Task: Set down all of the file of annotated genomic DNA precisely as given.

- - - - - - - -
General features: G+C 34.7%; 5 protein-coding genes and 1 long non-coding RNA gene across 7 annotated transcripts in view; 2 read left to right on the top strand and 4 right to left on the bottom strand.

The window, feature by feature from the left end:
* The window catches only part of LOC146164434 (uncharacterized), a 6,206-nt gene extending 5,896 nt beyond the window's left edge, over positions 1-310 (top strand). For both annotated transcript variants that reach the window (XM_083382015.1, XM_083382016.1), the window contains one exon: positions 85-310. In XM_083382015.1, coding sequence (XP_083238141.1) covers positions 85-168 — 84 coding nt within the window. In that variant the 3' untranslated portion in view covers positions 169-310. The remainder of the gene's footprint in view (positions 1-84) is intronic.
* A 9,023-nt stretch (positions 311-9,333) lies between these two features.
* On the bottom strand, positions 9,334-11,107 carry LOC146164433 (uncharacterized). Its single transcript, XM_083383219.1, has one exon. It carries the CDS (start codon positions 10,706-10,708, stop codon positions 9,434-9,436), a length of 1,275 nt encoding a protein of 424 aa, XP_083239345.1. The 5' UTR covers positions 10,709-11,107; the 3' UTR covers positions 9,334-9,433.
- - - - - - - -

General features: G+C 34.7%; 5 protein-coding genes and 1 long non-coding RNA gene across 7 annotated transcripts in view; 2 read left to right on the top strand and 4 right to left on the bottom strand.

The window, feature by feature from the left end:
* The window catches only part of LOC146164434 (uncharacterized), a 6,206-nt gene extending 5,896 nt beyond the window's left edge, over positions 1-310 (top strand). For both annotated transcript variants that reach the window (XM_083382015.1, XM_083382016.1), the window contains one exon: positions 85-310. In XM_083382015.1, coding sequence (XP_083238141.1) covers positions 85-168 — 84 coding nt within the window. In that variant the 3' untranslated portion in view covers positions 169-310. The remainder of the gene's footprint in view (positions 1-84) is intronic.
* A 9,023-nt stretch (positions 311-9,333) lies between these two features.
* On the bottom strand, positions 9,334-11,107 carry LOC146164433 (uncharacterized). Its single transcript, XM_083383219.1, has one exon. It carries the CDS (start codon positions 10,706-10,708, stop codon positions 9,434-9,436), a length of 1,275 nt encoding a protein of 424 aa, XP_083239345.1. The 5' UTR covers positions 10,709-11,107; the 3' UTR covers positions 9,334-9,433.